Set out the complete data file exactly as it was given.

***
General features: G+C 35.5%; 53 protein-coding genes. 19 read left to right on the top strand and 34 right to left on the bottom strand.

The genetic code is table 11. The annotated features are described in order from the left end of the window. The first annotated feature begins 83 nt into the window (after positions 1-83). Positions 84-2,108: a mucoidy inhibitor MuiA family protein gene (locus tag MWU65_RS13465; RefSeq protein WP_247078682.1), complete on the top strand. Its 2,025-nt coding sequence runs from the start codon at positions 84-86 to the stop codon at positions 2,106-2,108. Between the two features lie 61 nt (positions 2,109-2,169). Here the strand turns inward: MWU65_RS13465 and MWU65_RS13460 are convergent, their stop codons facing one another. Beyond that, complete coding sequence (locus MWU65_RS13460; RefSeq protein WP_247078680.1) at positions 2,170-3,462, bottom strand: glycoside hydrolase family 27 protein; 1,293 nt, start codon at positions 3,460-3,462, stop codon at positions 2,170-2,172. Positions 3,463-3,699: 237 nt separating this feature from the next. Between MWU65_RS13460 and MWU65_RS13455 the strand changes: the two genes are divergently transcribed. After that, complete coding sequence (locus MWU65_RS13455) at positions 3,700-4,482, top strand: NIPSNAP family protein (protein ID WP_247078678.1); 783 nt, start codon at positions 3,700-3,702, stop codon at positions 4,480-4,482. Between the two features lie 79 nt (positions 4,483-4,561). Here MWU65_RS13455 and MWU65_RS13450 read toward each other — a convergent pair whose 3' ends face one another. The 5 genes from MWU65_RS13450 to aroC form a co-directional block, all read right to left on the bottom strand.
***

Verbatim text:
General features: G+C 35.5%; 53 protein-coding genes. 19 read left to right on the top strand and 34 right to left on the bottom strand.

The genetic code is table 11. The annotated features are described in order from the left end of the window. The first annotated feature begins 83 nt into the window (after positions 1-83). Positions 84-2,108: a mucoidy inhibitor MuiA family protein gene (locus tag MWU65_RS13465; RefSeq protein WP_247078682.1), complete on the top strand. Its 2,025-nt coding sequence runs from the start codon at positions 84-86 to the stop codon at positions 2,106-2,108. Between the two features lie 61 nt (positions 2,109-2,169). Here the strand turns inward: MWU65_RS13465 and MWU65_RS13460 are convergent, their stop codons facing one another. Beyond that, complete coding sequence (locus MWU65_RS13460; RefSeq protein WP_247078680.1) at positions 2,170-3,462, bottom strand: glycoside hydrolase family 27 protein; 1,293 nt, start codon at positions 3,460-3,462, stop codon at positions 2,170-2,172. Positions 3,463-3,699: 237 nt separating this feature from the next. Between MWU65_RS13460 and MWU65_RS13455 the strand changes: the two genes are divergently transcribed. After that, complete coding sequence (locus MWU65_RS13455) at positions 3,700-4,482, top strand: NIPSNAP family protein (protein ID WP_247078678.1); 783 nt, start codon at positions 3,700-3,702, stop codon at positions 4,480-4,482. Between the two features lie 79 nt (positions 4,483-4,561). Here MWU65_RS13455 and MWU65_RS13450 read toward each other — a convergent pair whose 3' ends face one another. The 5 genes from MWU65_RS13450 to aroC form a co-directional block, all read right to left on the bottom strand.